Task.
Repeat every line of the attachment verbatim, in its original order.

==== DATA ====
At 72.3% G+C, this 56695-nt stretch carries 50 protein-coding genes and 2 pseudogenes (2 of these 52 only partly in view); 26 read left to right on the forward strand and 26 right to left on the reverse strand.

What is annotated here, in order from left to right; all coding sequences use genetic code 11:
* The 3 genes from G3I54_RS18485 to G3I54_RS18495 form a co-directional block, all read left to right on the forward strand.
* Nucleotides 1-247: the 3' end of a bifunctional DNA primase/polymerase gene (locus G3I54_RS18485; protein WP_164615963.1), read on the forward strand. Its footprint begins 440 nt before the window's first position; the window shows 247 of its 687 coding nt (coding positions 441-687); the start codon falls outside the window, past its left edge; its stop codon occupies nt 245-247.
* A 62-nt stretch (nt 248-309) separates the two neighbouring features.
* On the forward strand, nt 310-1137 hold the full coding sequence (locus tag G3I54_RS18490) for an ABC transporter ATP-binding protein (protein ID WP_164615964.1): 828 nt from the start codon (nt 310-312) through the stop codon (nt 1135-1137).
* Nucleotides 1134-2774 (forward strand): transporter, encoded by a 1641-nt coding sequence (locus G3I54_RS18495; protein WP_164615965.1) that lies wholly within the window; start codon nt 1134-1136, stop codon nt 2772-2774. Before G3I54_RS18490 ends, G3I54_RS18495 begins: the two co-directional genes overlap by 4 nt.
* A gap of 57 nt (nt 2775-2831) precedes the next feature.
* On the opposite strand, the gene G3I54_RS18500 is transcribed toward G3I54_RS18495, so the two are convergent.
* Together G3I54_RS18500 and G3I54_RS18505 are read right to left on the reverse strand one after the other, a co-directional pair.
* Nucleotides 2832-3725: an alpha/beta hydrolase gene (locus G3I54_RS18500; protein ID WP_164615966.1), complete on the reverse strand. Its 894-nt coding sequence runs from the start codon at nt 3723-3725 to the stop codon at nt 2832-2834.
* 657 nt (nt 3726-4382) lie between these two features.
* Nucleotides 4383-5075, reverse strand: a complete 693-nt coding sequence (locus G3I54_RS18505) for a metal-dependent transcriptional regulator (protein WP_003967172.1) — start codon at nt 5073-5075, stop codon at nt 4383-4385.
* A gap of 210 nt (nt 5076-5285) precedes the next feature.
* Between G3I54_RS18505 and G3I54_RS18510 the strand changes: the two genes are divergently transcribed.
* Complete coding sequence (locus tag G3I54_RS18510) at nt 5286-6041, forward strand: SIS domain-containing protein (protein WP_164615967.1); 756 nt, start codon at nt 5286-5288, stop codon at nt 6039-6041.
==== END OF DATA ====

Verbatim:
At 72.3% G+C, this 56695-nt stretch carries 50 protein-coding genes and 2 pseudogenes (2 of these 52 only partly in view); 26 read left to right on the forward strand and 26 right to left on the reverse strand.

What is annotated here, in order from left to right; all coding sequences use genetic code 11:
* The 3 genes from G3I54_RS18485 to G3I54_RS18495 form a co-directional block, all read left to right on the forward strand.
* Nucleotides 1-247: the 3' end of a bifunctional DNA primase/polymerase gene (locus G3I54_RS18485; protein WP_164615963.1), read on the forward strand. Its footprint begins 440 nt before the window's first position; the window shows 247 of its 687 coding nt (coding positions 441-687); the start codon falls outside the window, past its left edge; its stop codon occupies nt 245-247.
* A 62-nt stretch (nt 248-309) separates the two neighbouring features.
* On the forward strand, nt 310-1137 hold the full coding sequence (locus tag G3I54_RS18490) for an ABC transporter ATP-binding protein (protein ID WP_164615964.1): 828 nt from the start codon (nt 310-312) through the stop codon (nt 1135-1137).
* Nucleotides 1134-2774 (forward strand): transporter, encoded by a 1641-nt coding sequence (locus G3I54_RS18495; protein WP_164615965.1) that lies wholly within the window; start codon nt 1134-1136, stop codon nt 2772-2774. Before G3I54_RS18490 ends, G3I54_RS18495 begins: the two co-directional genes overlap by 4 nt.
* A gap of 57 nt (nt 2775-2831) precedes the next feature.
* On the opposite strand, the gene G3I54_RS18500 is transcribed toward G3I54_RS18495, so the two are convergent.
* Together G3I54_RS18500 and G3I54_RS18505 are read right to left on the reverse strand one after the other, a co-directional pair.
* Nucleotides 2832-3725: an alpha/beta hydrolase gene (locus G3I54_RS18500; protein ID WP_164615966.1), complete on the reverse strand. Its 894-nt coding sequence runs from the start codon at nt 3723-3725 to the stop codon at nt 2832-2834.
* 657 nt (nt 3726-4382) lie between these two features.
* Nucleotides 4383-5075, reverse strand: a complete 693-nt coding sequence (locus G3I54_RS18505) for a metal-dependent transcriptional regulator (protein WP_003967172.1) — start codon at nt 5073-5075, stop codon at nt 4383-4385.
* A gap of 210 nt (nt 5076-5285) precedes the next feature.
* Between G3I54_RS18505 and G3I54_RS18510 the strand changes: the two genes are divergently transcribed.
* Complete coding sequence (locus tag G3I54_RS18510) at nt 5286-6041, forward strand: SIS domain-containing protein (protein WP_164615967.1); 756 nt, start codon at nt 5286-5288, stop codon at nt 6039-6041.